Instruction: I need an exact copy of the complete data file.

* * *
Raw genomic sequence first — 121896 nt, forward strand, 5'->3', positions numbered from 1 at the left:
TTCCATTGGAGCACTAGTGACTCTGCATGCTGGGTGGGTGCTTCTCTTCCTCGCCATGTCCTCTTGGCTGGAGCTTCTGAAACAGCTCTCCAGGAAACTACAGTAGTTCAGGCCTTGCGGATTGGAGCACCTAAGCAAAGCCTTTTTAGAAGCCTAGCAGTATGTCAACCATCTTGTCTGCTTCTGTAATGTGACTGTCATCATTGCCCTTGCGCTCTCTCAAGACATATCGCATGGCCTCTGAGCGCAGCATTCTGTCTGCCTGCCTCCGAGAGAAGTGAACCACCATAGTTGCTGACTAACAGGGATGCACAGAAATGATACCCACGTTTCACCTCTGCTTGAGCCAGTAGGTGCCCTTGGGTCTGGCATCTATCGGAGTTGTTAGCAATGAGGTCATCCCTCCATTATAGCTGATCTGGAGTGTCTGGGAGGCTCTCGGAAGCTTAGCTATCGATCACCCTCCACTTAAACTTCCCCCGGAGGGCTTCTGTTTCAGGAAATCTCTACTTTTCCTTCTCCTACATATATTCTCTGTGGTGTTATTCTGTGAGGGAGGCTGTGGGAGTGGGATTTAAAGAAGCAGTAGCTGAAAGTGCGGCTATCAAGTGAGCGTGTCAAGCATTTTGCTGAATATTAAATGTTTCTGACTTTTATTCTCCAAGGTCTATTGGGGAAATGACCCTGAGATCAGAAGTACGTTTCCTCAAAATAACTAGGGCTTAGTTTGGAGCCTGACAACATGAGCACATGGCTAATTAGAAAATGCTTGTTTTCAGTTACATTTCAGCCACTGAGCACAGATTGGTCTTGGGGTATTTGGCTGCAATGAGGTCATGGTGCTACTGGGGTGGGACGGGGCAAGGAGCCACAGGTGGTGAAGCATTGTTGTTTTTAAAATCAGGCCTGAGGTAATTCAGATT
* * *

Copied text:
Raw genomic sequence first — 121896 nt, forward strand, 5'->3', positions numbered from 1 at the left:
TTCCATTGGAGCACTAGTGACTCTGCATGCTGGGTGGGTGCTTCTCTTCCTCGCCATGTCCTCTTGGCTGGAGCTTCTGAAACAGCTCTCCAGGAAACTACAGTAGTTCAGGCCTTGCGGATTGGAGCACCTAAGCAAAGCCTTTTTAGAAGCCTAGCAGTATGTCAACCATCTTGTCTGCTTCTGTAATGTGACTGTCATCATTGCCCTTGCGCTCTCTCAAGACATATCGCATGGCCTCTGAGCGCAGCATTCTGTCTGCCTGCCTCCGAGAGAAGTGAACCACCATAGTTGCTGACTAACAGGGATGCACAGAAATGATACCCACGTTTCACCTCTGCTTGAGCCAGTAGGTGCCCTTGGGTCTGGCATCTATCGGAGTTGTTAGCAATGAGGTCATCCCTCCATTATAGCTGATCTGGAGTGTCTGGGAGGCTCTCGGAAGCTTAGCTATCGATCACCCTCCACTTAAACTTCCCCCGGAGGGCTTCTGTTTCAGGAAATCTCTACTTTTCCTTCTCCTACATATATTCTCTGTGGTGTTATTCTGTGAGGGAGGCTGTGGGAGTGGGATTTAAAGAAGCAGTAGCTGAAAGTGCGGCTATCAAGTGAGCGTGTCAAGCATTTTGCTGAATATTAAATGTTTCTGACTTTTATTCTCCAAGGTCTATTGGGGAAATGACCCTGAGATCAGAAGTACGTTTCCTCAAAATAACTAGGGCTTAGTTTGGAGCCTGACAACATGAGCACATGGCTAATTAGAAAATGCTTGTTTTCAGTTACATTTCAGCCACTGAGCACAGATTGGTCTTGGGGTATTTGGCTGCAATGAGGTCATGGTGCTACTGGGGTGGGACGGGGCAAGGAGCCACAGGTGGTGAAGCATTGTTGTTTTTAAAATCAGGCCTGAGGTAATTCAGATT